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What is an Acquisition Loan?

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  • Written By: Malcolm Tatum
  • Edited By: Bronwyn Harris
  • Last Modified Date: 14 October 2018
  • Copyright Protected:
    2003-2018
    Conjecture Corporation
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An acquisition loan is type of business loan that is granted for a specific purpose. That purpose may be the purchase of a particular asset, such as property or manufacturing equipment, or any other business related purpose that is deemed appropriate by the lender. Typically, acquisition loans are structured so the balance is retired in a relatively short period of time. Unlike a revolving credit line, it is not possible to reborrow funds from an acquisition loan once it is repaid in full. In order to obtain additional financial assistance, the borrower will have to apply for a new loan.

A business is likely to seek an acquisition loan when there is a need to acquire a specific asset, but the current amount of cash on hand is not sufficient to manage the purchase. Since loans of this type are often granted so the debtor can purchase property or some type of tangible asset with a current market value, it is not unusual for that asset to be utilized as collateral for the loan. Doing so can often make it possible to obtain a more competitive rate of interest, which is appealing to the borrower. At the same time, the collateral helps to reduce the risk assumed by the lender, since the asset can be seized and sold in the event that the debtor defaults on the loan.

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In many situations, a borrower will seek to secure an acquisition loan when the expectation is that the asset acquired will shortly begin to aid in the production of revenue. This is important, since loans of this type are usually written so they are retired in a relatively short period of time. Assuming the asset does help increase production directly or indirectly, the borrower can easily meet payments on the loan as they come due. Depending on how much additional revenue is generated, it may be possible to retire the acquisition loan early and minimize the amount of interest that is due on the loan balance.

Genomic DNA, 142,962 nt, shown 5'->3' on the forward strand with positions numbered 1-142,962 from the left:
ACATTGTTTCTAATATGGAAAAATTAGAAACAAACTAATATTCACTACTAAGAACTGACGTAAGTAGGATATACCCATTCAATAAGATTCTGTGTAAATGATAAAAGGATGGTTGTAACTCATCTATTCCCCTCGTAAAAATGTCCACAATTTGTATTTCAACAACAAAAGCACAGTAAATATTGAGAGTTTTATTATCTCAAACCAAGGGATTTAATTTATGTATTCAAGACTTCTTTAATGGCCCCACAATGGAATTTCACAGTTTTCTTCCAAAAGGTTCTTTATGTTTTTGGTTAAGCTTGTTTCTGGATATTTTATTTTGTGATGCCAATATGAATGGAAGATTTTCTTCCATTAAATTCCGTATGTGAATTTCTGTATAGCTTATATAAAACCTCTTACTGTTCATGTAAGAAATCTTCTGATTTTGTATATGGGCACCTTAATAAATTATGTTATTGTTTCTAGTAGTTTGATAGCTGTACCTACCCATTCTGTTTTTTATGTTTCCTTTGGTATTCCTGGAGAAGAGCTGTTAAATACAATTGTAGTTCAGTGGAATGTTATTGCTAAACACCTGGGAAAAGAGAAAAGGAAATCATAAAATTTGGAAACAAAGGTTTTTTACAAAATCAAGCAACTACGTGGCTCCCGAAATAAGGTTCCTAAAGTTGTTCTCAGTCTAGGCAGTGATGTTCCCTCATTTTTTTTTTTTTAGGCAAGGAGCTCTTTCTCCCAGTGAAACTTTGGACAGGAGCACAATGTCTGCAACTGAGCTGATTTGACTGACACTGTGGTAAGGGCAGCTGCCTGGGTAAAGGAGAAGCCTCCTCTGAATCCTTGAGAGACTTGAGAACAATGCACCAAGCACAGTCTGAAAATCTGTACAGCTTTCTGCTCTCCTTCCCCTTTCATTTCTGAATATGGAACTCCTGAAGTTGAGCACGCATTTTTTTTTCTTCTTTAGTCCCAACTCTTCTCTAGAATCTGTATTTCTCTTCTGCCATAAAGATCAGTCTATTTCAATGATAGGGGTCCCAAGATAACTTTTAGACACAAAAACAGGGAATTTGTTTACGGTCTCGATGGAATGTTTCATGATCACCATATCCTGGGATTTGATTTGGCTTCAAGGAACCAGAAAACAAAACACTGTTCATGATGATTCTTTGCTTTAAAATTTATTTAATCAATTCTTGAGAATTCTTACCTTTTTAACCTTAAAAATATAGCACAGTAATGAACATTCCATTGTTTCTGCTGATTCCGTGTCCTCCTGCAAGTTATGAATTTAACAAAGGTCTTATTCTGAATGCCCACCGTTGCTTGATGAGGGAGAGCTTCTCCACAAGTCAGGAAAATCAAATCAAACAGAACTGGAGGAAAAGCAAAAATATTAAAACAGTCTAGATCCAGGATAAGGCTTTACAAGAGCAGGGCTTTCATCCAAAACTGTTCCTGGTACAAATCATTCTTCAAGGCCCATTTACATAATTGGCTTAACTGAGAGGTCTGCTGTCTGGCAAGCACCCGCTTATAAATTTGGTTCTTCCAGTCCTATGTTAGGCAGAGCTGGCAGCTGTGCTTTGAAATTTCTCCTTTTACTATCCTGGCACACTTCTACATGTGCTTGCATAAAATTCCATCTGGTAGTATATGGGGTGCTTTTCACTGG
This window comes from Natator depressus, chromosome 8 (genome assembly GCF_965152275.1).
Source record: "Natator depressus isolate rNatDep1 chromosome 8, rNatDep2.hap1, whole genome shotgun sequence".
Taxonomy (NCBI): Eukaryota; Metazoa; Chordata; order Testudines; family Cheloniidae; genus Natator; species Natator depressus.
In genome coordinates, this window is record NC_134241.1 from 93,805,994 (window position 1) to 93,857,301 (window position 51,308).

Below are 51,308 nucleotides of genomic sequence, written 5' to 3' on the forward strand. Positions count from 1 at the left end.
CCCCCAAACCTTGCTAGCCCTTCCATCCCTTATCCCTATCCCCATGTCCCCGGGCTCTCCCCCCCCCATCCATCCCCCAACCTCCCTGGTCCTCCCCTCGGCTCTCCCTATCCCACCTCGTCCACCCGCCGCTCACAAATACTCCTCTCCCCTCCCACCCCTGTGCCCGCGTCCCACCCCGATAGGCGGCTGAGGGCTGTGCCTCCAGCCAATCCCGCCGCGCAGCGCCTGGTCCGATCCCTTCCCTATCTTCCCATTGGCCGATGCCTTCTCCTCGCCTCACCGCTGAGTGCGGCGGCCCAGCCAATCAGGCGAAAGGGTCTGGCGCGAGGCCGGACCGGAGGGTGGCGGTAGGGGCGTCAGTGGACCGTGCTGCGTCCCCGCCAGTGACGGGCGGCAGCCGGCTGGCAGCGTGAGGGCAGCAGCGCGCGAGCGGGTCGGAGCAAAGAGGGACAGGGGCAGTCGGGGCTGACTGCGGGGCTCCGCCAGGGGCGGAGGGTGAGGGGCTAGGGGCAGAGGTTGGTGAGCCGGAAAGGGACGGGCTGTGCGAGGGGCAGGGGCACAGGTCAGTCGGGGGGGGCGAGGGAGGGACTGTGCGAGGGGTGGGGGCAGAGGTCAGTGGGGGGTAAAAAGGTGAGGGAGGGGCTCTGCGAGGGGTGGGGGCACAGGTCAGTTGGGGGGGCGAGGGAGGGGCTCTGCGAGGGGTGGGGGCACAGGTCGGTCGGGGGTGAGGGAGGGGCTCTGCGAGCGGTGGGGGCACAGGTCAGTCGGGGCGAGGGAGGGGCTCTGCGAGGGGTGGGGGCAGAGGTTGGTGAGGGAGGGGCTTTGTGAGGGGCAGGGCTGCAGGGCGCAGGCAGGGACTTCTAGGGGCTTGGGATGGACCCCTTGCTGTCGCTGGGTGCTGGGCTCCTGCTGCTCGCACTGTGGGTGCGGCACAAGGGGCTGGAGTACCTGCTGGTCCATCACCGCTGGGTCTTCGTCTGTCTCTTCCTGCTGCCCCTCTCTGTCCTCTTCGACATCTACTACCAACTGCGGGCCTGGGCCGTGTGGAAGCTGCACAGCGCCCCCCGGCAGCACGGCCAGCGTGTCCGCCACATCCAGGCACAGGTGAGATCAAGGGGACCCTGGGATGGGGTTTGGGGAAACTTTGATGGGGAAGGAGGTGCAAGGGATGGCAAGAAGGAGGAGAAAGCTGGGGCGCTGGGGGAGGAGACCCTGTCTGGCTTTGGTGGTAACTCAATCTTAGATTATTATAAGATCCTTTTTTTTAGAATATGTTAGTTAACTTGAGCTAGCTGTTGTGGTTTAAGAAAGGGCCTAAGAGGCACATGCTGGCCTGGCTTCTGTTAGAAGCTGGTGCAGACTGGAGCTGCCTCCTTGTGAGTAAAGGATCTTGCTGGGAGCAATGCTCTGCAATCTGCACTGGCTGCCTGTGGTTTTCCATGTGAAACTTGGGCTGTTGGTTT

Land developers often make use of acquisition loans as part of the overall strategy to developing a parcel of land for resale. For example, the developer may utilize an acquisition loan to purchase a tract of land that is considered ideal for the development of a new residential area. Once the land is purchased, the developer proceeds to secure a construction loan to aid in the expenses associated with building the new homes. As the completed homes are sold, the developer can then retire both loans and keep the remaining profits from the sales as profit.

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